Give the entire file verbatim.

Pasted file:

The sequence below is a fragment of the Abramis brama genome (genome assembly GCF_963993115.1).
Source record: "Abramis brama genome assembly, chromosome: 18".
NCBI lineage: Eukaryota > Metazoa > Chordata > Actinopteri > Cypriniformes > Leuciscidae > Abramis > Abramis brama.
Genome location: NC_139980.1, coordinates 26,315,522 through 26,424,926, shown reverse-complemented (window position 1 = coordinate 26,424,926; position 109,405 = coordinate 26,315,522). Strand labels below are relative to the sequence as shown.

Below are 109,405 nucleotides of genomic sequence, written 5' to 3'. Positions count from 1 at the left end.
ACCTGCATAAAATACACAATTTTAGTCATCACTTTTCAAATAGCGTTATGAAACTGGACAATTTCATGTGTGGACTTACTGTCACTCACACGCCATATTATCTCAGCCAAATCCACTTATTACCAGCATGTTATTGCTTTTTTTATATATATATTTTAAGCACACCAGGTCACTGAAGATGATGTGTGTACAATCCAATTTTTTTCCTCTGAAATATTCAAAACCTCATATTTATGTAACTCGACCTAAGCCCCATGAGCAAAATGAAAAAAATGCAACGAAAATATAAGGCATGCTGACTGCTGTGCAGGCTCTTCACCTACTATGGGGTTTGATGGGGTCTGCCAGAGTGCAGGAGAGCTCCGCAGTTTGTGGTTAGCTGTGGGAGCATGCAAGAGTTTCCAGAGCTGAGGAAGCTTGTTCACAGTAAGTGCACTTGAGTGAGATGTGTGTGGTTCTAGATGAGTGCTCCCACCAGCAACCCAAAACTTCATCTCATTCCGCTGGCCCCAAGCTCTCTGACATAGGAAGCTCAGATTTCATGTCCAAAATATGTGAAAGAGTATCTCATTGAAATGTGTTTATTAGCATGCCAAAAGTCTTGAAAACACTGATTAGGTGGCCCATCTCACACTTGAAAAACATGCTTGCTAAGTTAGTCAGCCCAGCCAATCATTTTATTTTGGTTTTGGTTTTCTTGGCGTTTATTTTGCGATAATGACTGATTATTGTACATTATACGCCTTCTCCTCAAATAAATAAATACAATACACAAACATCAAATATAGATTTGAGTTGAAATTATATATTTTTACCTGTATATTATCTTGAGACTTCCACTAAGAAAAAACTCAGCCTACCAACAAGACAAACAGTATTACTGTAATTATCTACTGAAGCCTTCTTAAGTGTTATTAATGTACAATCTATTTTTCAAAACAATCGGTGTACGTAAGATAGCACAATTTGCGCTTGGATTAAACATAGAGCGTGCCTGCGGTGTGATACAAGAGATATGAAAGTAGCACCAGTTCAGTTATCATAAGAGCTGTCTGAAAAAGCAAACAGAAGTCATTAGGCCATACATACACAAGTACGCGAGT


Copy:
The sequence below is a fragment of the Abramis brama genome (genome assembly GCF_963993115.1).
Source record: "Abramis brama genome assembly, chromosome: 18".
NCBI lineage: Eukaryota > Metazoa > Chordata > Actinopteri > Cypriniformes > Leuciscidae > Abramis > Abramis brama.
Genome location: NC_139980.1, coordinates 26,315,522 through 26,424,926, shown reverse-complemented (window position 1 = coordinate 26,424,926; position 109,405 = coordinate 26,315,522). Strand labels below are relative to the sequence as shown.

Below are 109,405 nucleotides of genomic sequence, written 5' to 3'. Positions count from 1 at the left end.
ACCTGCATAAAATACACAATTTTAGTCATCACTTTTCAAATAGCGTTATGAAACTGGACAATTTCATGTGTGGACTTACTGTCACTCACACGCCATATTATCTCAGCCAAATCCACTTATTACCAGCATGTTATTGCTTTTTTTATATATATATTTTAAGCACACCAGGTCACTGAAGATGATGTGTGTACAATCCAATTTTTTTCCTCTGAAATATTCAAAACCTCATATTTATGTAACTCGACCTAAGCCCCATGAGCAAAATGAAAAAAATGCAACGAAAATATAAGGCATGCTGACTGCTGTGCAGGCTCTTCACCTACTATGGGGTTTGATGGGGTCTGCCAGAGTGCAGGAGAGCTCCGCAGTTTGTGGTTAGCTGTGGGAGCATGCAAGAGTTTCCAGAGCTGAGGAAGCTTGTTCACAGTAAGTGCACTTGAGTGAGATGTGTGTGGTTCTAGATGAGTGCTCCCACCAGCAACCCAAAACTTCATCTCATTCCGCTGGCCCCAAGCTCTCTGACATAGGAAGCTCAGATTTCATGTCCAAAATATGTGAAAGAGTATCTCATTGAAATGTGTTTATTAGCATGCCAAAAGTCTTGAAAACACTGATTAGGTGGCCCATCTCACACTTGAAAAACATGCTTGCTAAGTTAGTCAGCCCAGCCAATCATTTTATTTTGGTTTTGGTTTTCTTGGCGTTTATTTTGCGATAATGACTGATTATTGTACATTATACGCCTTCTCCTCAAATAAATAAATACAATACACAAACATCAAATATAGATTTGAGTTGAAATTATATATTTTTACCTGTATATTATCTTGAGACTTCCACTAAGAAAAAACTCAGCCTACCAACAAGACAAACAGTATTACTGTAATTATCTACTGAAGCCTTCTTAAGTGTTATTAATGTACAATCTATTTTTCAAAACAATCGGTGTACGTAAGATAGCACAATTTGCGCTTGGATTAAACATAGAGCGTGCCTGCGGTGTGATACAAGAGATATGAAAGTAGCACCAGTTCAGTTATCATAAGAGCTGTCTGAAAAAGCAAACAGAAGTCATTAGGCCATACATACACAAGTACGCGAGT